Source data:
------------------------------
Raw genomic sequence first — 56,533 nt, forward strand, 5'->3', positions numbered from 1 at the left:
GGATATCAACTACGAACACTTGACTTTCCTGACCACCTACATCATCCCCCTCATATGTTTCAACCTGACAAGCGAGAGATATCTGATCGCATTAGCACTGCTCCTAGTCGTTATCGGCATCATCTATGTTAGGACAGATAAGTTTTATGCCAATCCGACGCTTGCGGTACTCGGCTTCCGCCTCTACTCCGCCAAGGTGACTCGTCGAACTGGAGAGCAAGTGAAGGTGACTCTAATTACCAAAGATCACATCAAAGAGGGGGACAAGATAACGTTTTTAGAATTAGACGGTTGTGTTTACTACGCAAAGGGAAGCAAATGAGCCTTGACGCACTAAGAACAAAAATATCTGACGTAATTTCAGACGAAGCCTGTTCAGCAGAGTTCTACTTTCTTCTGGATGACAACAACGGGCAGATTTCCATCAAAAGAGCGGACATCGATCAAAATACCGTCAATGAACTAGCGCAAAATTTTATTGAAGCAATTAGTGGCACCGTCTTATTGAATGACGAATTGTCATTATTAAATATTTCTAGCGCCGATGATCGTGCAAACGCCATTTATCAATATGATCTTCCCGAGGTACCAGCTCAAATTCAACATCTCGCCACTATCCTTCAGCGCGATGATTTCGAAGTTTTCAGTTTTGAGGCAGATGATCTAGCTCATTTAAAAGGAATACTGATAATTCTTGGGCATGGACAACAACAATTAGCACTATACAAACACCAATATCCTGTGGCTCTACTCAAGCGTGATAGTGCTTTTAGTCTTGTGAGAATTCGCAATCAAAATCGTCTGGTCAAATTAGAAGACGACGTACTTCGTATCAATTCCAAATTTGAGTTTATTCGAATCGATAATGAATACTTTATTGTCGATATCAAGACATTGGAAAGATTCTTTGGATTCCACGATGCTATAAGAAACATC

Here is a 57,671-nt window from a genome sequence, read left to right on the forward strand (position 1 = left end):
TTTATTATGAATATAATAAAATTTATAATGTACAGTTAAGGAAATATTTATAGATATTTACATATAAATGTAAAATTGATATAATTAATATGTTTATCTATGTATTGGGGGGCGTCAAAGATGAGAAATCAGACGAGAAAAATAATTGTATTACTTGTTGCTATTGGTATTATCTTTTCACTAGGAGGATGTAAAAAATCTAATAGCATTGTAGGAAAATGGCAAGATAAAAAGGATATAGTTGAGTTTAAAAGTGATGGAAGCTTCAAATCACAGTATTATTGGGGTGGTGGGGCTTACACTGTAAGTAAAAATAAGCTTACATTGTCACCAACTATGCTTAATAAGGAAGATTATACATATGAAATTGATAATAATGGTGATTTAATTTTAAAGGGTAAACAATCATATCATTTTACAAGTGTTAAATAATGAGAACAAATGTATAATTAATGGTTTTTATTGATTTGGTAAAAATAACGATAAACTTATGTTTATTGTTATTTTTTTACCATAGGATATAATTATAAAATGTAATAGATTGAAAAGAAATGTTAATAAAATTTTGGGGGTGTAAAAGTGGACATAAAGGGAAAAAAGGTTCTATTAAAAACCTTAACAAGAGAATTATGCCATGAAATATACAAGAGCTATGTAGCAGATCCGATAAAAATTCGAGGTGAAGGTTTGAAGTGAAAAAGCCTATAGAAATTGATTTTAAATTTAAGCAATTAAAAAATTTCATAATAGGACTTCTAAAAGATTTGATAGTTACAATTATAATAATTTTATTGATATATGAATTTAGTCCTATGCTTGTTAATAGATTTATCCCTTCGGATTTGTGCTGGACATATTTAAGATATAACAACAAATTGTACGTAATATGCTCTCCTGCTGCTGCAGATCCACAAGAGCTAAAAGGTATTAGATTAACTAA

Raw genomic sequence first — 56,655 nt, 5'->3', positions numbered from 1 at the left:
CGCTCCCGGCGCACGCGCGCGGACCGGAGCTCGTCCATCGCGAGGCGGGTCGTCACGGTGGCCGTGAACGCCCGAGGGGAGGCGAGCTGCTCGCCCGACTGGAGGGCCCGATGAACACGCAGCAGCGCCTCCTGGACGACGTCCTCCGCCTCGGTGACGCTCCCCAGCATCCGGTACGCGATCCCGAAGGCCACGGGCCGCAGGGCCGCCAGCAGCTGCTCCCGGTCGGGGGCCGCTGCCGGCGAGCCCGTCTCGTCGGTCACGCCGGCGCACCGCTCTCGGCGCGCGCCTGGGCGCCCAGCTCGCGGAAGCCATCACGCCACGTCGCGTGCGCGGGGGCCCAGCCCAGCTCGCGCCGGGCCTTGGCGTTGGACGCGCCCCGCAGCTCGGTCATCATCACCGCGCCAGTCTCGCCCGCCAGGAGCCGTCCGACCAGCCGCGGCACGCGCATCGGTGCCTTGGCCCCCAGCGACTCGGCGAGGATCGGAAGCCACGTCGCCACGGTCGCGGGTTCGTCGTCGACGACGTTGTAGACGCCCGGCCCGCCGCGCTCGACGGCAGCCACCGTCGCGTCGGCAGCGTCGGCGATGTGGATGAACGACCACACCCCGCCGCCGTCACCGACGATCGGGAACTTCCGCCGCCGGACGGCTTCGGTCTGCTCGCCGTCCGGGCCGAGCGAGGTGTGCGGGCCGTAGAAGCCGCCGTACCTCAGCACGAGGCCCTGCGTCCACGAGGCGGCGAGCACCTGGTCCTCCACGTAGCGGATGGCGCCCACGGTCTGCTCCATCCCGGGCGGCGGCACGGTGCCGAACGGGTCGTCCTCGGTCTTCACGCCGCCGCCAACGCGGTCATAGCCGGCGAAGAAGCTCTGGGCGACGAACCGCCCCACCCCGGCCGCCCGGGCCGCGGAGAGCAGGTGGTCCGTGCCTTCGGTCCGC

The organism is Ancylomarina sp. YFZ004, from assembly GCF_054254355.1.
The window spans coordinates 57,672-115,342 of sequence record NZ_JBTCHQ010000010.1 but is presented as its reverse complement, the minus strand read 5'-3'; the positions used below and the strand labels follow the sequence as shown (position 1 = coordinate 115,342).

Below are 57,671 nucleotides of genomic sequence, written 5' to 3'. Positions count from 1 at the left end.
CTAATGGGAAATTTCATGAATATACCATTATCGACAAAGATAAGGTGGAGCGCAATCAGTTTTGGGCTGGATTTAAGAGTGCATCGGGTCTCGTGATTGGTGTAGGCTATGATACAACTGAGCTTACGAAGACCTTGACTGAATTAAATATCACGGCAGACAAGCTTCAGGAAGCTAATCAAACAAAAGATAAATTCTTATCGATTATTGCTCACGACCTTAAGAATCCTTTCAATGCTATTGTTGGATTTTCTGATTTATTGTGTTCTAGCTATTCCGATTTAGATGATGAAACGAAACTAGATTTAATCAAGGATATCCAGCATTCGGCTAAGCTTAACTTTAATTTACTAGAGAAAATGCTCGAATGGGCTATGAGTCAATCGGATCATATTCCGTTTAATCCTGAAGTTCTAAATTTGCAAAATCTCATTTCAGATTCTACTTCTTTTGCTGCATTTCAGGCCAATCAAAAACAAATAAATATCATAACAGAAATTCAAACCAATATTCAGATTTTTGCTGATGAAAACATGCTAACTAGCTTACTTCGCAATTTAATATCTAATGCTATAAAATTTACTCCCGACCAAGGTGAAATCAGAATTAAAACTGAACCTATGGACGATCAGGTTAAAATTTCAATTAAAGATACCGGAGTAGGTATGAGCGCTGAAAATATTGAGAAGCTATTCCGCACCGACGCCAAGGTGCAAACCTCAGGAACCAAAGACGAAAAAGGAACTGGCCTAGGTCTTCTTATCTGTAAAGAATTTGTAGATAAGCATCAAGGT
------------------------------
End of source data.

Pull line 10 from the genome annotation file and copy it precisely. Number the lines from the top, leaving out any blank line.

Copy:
CTAATGGGAAATTTCATGAATATACCATTATCGACAAAGATAAGGTGGAGCGCAATCAGTTTTGGGCTGGATTTAAGAGTGCATCGGGTCTCGTGATTGGTGTAGGCTATGATACAACTGAGCTTACGAAGACCTTGACTGAATTAAATATCACGGCAGACAAGCTTCAGGAAGCTAATCAAACAAAAGATAAATTCTTATCGATTATTGCTCACGACCTTAAGAATCCTTTCAATGCTATTGTTGGATTTTCTGATTTATTGTGTTCTAGCTATTCCGATTTAGATGATGAAACGAAACTAGATTTAATCAAGGATATCCAGCATTCGGCTAAGCTTAACTTTAATTTACTAGAGAAAATGCTCGAATGGGCTATGAGTCAATCGGATCATATTCCGTTTAATCCTGAAGTTCTAAATTTGCAAAATCTCATTTCAGATTCTACTTCTTTTGCTGCATTTCAGGCCAATCAAAAACAAATAAATATCATAACAGAAATTCAAACCAATATTCAGATTTTTGCTGATGAAAACATGCTAACTAGCTTACTTCGCAATTTAATATCTAATGCTATAAAATTTACTCCCGACCAAGGTGAAATCAGAATTAAAACTGAACCTATGGACGATCAGGTTAAAATTTCAATTAAAGATACCGGAGTAGGTATGAGCGCTGAAAATATTGAGAAGCTATTCCGCACCGACGCCAAGGTGCAAACCTCAGGAACCAAAGACGAAAAAGGAACTGGCCTAGGTCTTCTTATCTGTAAAGAATTTGTAGATAAGCATCAAGGT